Officials from small states have completed specially-designed training aimed at strengthening their skills in disaster risk financing.
The Commonwealth has 31 small states which are among the world’s most disaster-prone regions. They are heavily exposed to hurricanes, cyclones, landslides, storms and flooding, all capable of disrupting economic growth, financial stability and efforts to fight poverty.
The two-day session in Samoa on disaster finance and disaster risk management was the first such activity delivered by the Commonwealth in partnership with the World Bank.
Officials familiarised themselves with financial protection instruments through a simulated learning experience. They also learned about financial tools such as cutting-edge insurance mechanisms that their governments can access for disaster preparedness, response and recovery.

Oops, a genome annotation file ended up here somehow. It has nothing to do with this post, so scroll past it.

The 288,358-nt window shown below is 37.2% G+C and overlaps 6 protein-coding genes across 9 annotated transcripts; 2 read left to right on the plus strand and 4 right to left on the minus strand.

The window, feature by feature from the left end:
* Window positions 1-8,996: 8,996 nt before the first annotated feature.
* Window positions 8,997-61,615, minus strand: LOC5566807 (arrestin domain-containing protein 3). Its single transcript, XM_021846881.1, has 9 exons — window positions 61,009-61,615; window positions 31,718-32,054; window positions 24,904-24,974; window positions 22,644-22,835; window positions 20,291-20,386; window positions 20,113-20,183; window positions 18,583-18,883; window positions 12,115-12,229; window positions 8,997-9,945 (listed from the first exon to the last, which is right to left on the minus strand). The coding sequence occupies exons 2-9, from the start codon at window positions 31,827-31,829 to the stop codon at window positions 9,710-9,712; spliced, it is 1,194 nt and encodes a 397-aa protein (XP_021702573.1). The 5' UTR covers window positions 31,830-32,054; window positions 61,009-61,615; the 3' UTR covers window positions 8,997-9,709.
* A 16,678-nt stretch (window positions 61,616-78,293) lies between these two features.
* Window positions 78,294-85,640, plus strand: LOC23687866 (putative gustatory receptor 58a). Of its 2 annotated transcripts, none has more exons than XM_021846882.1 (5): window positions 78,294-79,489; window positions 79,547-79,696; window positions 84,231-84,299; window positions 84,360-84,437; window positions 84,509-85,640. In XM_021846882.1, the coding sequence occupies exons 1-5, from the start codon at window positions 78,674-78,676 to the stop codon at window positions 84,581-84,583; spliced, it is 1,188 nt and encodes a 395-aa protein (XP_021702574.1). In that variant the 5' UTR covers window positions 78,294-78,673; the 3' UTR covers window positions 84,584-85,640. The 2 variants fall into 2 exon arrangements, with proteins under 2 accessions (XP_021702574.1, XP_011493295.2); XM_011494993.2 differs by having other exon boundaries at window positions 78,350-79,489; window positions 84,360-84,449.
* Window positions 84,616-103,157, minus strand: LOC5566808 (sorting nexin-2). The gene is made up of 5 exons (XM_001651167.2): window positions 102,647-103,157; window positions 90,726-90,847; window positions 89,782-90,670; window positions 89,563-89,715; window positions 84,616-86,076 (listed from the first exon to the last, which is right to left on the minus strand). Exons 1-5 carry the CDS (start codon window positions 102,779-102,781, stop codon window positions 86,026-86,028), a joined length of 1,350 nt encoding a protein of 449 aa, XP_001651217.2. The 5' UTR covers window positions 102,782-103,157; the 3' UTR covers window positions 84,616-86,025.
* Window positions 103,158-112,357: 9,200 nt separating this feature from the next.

Opening the training, Peseta Noumea Simi, chief executive officer of Samoa’s Ministry of Foreign Affairs and Trade, welcomed the officials from 23 Commonwealth small states to her country and wished them “fruitful deliberations”.
The training covered a range of areas to support pre-disaster planning and post-disaster relief, such as:
Speaking at the training, Travis Mitchell, Head of Economic Policy and Small States at the Commonwealth, said: "I hope the knowledge gained from this important training can be replicated and shared among all our member countries because this capacity building is crucial for small states’ future survival.”
Branessa Tsiode, attending from Nauru, said: “The training simplified the processes placed by donor agencies. Small states’ officials are now able to unlock the development assistance more swiftly.”
The training is part of the fifth Global Biennial Conference on Small States which officially opens on Wednesday in Apia, Samoa. The conference puts small states in direct contact with the latest disaster risk reduction innovations and finance products through presentations, networking and discussions.